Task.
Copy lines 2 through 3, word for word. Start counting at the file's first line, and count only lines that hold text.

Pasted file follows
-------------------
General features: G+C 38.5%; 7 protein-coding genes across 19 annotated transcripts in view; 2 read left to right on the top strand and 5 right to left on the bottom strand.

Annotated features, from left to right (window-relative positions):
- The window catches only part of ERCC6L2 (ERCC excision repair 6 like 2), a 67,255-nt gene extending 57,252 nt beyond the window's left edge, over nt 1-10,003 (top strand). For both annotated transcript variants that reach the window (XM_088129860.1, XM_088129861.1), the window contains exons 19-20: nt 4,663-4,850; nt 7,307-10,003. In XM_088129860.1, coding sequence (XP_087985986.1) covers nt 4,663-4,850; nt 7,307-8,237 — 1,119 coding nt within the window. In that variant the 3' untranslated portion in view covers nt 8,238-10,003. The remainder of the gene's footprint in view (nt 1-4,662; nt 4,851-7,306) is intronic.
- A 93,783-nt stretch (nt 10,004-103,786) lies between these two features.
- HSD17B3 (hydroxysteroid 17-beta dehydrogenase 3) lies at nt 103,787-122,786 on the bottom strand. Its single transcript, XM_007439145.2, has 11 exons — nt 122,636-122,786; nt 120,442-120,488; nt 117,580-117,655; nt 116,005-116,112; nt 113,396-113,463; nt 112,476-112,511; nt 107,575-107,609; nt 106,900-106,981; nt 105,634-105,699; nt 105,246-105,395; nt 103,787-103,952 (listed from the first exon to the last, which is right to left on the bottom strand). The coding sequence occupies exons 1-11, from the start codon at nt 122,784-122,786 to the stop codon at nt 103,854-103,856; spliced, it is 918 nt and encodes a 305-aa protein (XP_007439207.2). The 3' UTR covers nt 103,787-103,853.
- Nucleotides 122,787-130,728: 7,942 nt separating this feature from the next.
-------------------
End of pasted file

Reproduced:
Annotated features, from left to right (window-relative positions):
- The window catches only part of ERCC6L2 (ERCC excision repair 6 like 2), a 67,255-nt gene extending 57,252 nt beyond the window's left edge, over nt 1-10,003 (top strand). For both annotated transcript variants that reach the window (XM_088129860.1, XM_088129861.1), the window contains exons 19-20: nt 4,663-4,850; nt 7,307-10,003. In XM_088129860.1, coding sequence (XP_087985986.1) covers nt 4,663-4,850; nt 7,307-8,237 — 1,119 coding nt within the window. In that variant the 3' untranslated portion in view covers nt 8,238-10,003. The remainder of the gene's footprint in view (nt 1-4,662; nt 4,851-7,306) is intronic.